GR reviewer Kat Kennedy writes for a blog called Cuddlebuggery Book Blog. Back On April 2 of this year, Kat wrote a post that took pot shots at Rebecca Kennedy, author of "The Forever Girl". According to Kat, Rebecca "ever so innocently tweets [a] negative review" on Amazon "which, surprise, surprise, means that Hamilton’s small fanbase heads over to attack the reviewer." Snotty tone? Yep. Ridiculous implication that the author is responsible for her fans actions? Yep.
Kat continues, "On another review, the author and some of her fans try to reach out and try to explain where the reviewer is getting it wrong." However, there's one large problem with this statement: the author never told the reviewer she was "getting it wrong". In fact, Rebecca repeated several times that the review was just fine with her. So this statement is a blatant--and we would argue, deliberate--misrepresentation of the author's actions.
The self-righteous post continues with, "Hamilton later believes that people are purposely downvoting positive reviews and so does the professional, clear-headed response of…requesting people upvote the reviews?" and is followed by some Twitter screencaps. To answer Kat's question:
There is nothing unprofessional about an author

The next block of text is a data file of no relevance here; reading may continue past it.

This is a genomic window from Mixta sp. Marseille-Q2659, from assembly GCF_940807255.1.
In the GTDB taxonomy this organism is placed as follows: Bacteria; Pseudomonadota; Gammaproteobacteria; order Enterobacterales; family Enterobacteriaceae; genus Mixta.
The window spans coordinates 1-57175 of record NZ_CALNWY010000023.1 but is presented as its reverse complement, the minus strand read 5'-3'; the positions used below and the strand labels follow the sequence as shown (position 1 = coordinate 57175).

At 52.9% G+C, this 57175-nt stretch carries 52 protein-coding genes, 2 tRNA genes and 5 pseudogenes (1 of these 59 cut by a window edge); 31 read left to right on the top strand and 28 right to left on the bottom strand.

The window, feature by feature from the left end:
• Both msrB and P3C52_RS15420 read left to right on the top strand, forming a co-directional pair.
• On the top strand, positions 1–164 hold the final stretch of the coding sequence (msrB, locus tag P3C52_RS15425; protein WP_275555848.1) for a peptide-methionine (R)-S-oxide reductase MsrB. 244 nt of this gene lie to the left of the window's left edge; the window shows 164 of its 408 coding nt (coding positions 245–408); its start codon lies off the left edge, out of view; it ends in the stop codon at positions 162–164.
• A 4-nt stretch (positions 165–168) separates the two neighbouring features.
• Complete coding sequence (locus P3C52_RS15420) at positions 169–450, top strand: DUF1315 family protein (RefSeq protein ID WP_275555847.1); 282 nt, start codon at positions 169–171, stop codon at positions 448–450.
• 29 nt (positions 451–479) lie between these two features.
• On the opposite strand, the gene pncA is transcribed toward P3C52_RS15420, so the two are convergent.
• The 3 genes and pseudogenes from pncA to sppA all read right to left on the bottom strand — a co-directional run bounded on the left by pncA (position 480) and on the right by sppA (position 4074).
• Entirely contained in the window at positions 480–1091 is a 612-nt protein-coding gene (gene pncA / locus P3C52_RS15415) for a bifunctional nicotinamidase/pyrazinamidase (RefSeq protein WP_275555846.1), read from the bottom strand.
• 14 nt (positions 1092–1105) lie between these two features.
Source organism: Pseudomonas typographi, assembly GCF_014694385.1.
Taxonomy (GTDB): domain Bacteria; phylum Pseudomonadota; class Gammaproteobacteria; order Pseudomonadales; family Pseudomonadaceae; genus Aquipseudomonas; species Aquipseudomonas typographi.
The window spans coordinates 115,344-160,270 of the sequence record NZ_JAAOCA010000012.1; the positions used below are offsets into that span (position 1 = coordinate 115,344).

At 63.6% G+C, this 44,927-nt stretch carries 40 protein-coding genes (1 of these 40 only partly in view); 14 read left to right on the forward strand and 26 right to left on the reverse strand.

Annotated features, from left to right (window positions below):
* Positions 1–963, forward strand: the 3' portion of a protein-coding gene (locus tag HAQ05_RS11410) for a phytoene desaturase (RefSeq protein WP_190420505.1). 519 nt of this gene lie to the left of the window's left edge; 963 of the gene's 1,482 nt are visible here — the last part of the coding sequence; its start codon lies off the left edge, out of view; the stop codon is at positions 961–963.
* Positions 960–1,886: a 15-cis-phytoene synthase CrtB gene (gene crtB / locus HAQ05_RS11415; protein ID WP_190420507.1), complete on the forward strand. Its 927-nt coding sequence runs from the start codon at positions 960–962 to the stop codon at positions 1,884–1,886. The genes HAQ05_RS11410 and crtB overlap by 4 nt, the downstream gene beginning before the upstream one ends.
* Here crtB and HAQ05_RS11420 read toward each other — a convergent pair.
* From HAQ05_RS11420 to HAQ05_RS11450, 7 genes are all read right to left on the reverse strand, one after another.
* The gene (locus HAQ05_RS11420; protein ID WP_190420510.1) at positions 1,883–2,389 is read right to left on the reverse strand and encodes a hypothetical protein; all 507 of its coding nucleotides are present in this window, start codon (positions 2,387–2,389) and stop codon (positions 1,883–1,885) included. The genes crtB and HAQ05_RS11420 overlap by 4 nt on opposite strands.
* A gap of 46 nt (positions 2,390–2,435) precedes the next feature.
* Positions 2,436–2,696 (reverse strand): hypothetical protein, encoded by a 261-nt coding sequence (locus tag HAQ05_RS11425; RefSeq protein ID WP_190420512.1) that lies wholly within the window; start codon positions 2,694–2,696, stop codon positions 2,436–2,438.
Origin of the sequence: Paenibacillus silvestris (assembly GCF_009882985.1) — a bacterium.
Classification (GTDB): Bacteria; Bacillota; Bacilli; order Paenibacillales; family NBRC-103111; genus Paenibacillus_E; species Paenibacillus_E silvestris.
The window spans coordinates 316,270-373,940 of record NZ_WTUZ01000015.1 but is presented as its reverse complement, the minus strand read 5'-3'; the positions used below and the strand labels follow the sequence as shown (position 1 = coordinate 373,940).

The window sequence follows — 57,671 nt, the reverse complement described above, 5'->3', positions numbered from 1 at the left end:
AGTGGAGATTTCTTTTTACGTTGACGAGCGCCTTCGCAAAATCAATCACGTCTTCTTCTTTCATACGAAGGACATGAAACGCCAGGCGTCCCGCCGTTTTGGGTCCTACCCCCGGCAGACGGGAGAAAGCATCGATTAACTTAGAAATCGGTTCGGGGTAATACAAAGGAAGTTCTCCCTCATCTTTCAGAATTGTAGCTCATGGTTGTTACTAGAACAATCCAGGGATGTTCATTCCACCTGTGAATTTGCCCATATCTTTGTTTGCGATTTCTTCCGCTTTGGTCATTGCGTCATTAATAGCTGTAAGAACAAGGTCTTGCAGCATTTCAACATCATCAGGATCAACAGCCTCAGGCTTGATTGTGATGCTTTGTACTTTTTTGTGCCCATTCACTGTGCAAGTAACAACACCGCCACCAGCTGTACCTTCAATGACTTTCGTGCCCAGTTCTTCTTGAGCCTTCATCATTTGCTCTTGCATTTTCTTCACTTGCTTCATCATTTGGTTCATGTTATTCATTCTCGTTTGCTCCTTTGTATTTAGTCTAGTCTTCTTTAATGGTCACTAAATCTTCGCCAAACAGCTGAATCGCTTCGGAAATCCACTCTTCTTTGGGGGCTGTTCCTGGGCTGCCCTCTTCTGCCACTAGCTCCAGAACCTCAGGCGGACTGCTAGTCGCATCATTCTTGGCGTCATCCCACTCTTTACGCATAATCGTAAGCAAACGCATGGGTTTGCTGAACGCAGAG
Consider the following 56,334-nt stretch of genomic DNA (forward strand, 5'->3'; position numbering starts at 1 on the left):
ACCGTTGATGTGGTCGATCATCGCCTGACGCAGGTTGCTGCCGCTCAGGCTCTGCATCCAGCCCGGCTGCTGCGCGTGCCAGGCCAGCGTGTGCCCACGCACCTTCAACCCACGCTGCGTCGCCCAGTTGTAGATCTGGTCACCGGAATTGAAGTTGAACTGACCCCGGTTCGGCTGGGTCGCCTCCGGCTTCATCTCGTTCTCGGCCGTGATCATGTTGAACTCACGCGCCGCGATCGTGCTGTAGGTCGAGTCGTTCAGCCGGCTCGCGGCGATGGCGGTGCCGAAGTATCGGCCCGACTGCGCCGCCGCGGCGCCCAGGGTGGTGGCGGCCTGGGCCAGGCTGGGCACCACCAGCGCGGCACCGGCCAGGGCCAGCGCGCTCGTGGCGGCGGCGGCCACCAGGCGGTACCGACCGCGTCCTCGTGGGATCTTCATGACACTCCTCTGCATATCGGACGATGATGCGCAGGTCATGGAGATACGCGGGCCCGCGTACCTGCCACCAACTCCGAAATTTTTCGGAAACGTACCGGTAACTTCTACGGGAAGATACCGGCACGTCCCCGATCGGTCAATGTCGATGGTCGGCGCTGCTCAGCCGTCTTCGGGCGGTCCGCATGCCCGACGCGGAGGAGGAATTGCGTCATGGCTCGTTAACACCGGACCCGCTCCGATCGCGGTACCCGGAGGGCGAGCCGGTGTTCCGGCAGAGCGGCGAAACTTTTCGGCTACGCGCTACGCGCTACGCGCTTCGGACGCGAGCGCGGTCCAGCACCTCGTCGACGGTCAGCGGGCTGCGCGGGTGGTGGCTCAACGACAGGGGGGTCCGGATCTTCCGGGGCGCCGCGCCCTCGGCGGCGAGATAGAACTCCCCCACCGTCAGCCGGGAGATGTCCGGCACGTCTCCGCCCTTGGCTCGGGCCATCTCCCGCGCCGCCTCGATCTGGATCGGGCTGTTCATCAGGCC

asking her fans to like positive reviews.
We don't know where Kat gets this asinine idea that an author can't ask people who like her reading to share their opinions by writing reviews and liking other reviews that share their opinion. But she's off in some odd only-readers-who-don't-like/know-authors-get-to-have-opinions left field. Again.
Next Kat brings up a review on Fangs for the Fantasy and claims that Rebecca tries to explain to them why they are "getting it wrong". But, oops, Kat forgets to mention that the "getting it wrong" refers to a discussion in the comments regarding use of the word "crazy" that ABSOLUTELY NOTHING TO DO WITH THE REVIEW. And frankly, the way Rebecca got lectured to, we're surprised that she managed to maintain as polite and considerate as she did. Please go read the comments for yourself if you don't believe us.
Kat says this leads to an argument--which is actually close to a correct characterization form Kat for once--and angry tweets. Note that both parties in the exchange said some heated things, however, and this STILL has nothing to do with the book or book review.
Then Kat writes: "But this is all fine because, as Hamilton explains in her own words below, she wasn’t arguing with the review or reviewer, she was arguing with the person! Never mind that the entire discussion over the term “crazy” began with Hamilton correcting the reviewer over their opinion of her representation of minority groups…"
No, Kat, that Rebecca was NOT arguing over the book review or the opinions expressed in the review, but about the site owner's personal bad reaction to her use of a word in a comment--so her statement is correct. The italicizing simply shows that Kat doesn't understand that distinction. And Rebecca did not correct the commenter's opinion, but rather she clarified how she (Rebecca) meant the word. Big difference and to say otherwise is mischaracterizing the conversation.
Kat's blog post continues, and we'll pick up the dissection of its errors in a subsequent post. But would you want to read book reviews by someone who continually either doesn't read something correctly or reads correctly but misrepresents something? Not sure we would.